9.
Coding theory
–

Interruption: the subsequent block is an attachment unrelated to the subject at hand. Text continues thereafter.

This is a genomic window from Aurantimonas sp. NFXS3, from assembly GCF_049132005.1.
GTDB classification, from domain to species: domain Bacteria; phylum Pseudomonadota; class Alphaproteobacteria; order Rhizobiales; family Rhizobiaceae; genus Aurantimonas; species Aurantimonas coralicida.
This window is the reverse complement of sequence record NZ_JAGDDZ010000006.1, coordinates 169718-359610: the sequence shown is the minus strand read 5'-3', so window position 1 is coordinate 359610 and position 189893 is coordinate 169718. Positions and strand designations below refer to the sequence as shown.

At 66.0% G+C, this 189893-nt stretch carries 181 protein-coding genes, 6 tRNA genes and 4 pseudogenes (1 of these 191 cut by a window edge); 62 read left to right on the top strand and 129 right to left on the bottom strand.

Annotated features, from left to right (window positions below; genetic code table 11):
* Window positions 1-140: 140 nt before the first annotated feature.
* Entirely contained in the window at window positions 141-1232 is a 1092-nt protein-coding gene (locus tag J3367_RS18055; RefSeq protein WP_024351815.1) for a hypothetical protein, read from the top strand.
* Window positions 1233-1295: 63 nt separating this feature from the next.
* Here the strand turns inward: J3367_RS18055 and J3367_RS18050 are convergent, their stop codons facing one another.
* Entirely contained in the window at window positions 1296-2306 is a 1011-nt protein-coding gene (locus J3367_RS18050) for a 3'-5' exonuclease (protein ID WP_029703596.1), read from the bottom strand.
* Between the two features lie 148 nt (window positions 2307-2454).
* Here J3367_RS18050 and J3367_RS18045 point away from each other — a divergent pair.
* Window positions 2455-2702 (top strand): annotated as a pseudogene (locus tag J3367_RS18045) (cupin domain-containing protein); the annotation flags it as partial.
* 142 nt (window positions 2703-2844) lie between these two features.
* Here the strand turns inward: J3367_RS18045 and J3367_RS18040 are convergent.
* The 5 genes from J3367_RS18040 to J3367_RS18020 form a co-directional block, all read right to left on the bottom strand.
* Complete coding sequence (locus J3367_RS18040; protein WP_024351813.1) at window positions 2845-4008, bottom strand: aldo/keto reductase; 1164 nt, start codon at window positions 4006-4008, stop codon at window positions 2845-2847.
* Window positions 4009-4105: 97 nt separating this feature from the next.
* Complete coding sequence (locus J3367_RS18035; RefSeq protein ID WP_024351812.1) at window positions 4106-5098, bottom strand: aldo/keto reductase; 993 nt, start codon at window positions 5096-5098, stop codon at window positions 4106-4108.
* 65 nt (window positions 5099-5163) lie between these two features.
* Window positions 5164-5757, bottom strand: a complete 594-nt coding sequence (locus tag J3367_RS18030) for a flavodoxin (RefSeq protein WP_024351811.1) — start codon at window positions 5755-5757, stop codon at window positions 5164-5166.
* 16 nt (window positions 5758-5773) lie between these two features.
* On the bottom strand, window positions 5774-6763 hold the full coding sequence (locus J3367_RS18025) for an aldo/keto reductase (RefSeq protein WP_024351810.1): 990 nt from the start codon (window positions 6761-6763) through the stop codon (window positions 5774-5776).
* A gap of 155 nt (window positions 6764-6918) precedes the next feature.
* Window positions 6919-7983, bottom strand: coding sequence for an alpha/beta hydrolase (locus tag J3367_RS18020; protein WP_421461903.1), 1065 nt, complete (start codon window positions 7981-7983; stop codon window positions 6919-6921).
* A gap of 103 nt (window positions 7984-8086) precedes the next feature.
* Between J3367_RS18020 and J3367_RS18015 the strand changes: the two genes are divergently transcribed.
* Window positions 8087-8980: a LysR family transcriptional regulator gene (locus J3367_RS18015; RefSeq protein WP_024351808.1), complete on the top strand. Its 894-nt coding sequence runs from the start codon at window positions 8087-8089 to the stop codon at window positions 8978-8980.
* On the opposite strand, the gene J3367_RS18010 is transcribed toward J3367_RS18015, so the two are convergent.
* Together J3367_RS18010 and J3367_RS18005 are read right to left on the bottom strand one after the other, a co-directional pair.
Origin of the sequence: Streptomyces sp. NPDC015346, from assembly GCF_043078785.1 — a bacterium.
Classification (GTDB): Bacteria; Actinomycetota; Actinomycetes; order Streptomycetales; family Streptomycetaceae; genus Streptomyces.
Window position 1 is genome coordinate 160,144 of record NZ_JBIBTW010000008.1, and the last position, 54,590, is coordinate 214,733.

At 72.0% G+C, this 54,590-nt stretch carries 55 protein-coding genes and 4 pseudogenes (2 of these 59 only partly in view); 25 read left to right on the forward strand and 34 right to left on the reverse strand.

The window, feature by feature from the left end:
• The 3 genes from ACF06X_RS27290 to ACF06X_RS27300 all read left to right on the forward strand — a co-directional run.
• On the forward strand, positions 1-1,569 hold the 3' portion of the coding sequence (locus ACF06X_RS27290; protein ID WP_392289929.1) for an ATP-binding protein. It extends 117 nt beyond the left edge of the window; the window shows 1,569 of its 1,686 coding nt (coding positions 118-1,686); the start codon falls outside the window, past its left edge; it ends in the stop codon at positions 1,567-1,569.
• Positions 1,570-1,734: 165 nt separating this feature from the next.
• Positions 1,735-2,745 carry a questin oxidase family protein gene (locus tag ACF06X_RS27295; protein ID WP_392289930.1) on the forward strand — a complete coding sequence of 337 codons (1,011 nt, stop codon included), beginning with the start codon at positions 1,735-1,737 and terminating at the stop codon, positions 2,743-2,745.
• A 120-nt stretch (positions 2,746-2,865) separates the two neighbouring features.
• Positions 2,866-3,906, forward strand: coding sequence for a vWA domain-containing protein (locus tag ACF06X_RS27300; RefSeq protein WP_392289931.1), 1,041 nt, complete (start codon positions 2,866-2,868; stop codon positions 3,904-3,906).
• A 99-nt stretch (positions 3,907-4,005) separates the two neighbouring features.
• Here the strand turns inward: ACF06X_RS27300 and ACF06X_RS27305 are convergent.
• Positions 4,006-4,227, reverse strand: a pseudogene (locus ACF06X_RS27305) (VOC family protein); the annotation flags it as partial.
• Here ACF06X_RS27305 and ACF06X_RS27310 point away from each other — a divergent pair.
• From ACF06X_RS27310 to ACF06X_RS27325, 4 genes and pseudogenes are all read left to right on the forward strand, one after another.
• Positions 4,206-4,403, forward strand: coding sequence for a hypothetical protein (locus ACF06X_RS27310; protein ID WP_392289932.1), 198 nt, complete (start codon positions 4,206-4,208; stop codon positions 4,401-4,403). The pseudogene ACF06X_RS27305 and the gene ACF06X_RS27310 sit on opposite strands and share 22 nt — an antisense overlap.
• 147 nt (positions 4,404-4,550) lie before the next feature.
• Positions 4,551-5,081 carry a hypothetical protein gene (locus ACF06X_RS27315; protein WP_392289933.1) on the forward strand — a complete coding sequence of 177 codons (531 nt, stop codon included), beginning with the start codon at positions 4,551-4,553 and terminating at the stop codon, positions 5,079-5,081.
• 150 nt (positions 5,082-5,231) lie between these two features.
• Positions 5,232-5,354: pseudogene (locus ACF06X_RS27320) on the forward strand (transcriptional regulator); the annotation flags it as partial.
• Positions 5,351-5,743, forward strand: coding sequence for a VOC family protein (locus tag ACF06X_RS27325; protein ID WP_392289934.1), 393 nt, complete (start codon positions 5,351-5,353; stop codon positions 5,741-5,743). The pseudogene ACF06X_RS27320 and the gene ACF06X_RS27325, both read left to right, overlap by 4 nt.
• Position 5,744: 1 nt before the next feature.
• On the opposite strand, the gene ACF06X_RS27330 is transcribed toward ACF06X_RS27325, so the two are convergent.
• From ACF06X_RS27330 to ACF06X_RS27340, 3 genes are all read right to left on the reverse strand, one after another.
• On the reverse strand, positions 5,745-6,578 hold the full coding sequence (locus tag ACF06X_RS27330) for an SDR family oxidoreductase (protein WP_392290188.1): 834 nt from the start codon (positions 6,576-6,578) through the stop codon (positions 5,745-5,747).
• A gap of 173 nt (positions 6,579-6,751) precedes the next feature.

Coding theory is the study of the properties of codes and their respective fitness for specific applications. Codes are used for compression, cryptography, error-correction. This typically involves the removal of redundancy and the correction or detection of errors in the transmitted data, for example, Zip data compression makes data files smaller to reduce Internet traffic. Data compression and error correction may be studied in combination, error correction adds extra data bits to make the transmission of data more robust to disturbances present on the transmission channel. The ordinary user may not be aware of many applications using error correction, a typical music CD uses the Reed-Solomon code to correct for scratches and dust. In this application the transmission channel is the CD itself, cell phones also use coding techniques to correct for the fading and noise of high frequency radio transmission. Data modems, telephone transmissions, and NASA all employ channel coding techniques to get the bits through, for example the turbo code and LDPC codes. In 1948, Claude Shannon published A Mathematical Theory of Communication and this work focuses on the problem of how best to encode the information a sender wants to transmit. In this fundamental work he used tools in probability theory, developed by Norbert Wiener, Shannon developed information entropy as a measure for the uncertainty in a message while essentially inventing the field of information theory. The binary Golay code was developed in 1949 and it is an error-correcting code capable of correcting up to three errors in each 24-bit word, and detecting a fourth. Richard Hamming won the Turing Award in 1968 for his work at Bell Labs in numerical methods, automatic coding systems and he invented the concepts known as Hamming codes, Hamming windows, Hamming numbers, and Hamming distance. The aim of source coding is to take the source data, data can be seen as a random variable X, Ω → X, where x ∈ X appears with probability P. Data are encoded by strings over an alphabet Σ, a code is a function C, X → Σ ∗. C is the code associated with x. Length of the word is written as l. Expected length of a code is l = ∑ x ∈ X l P The concatenation of code words C = C C. C. The code word of the empty string is the empty string itself, C, X ∗ → Σ ∗ is uniquely decodable if injective. C, X → Σ ∗ is instantaneous if C is not a prefix of C, Entropy of a source is the measure of information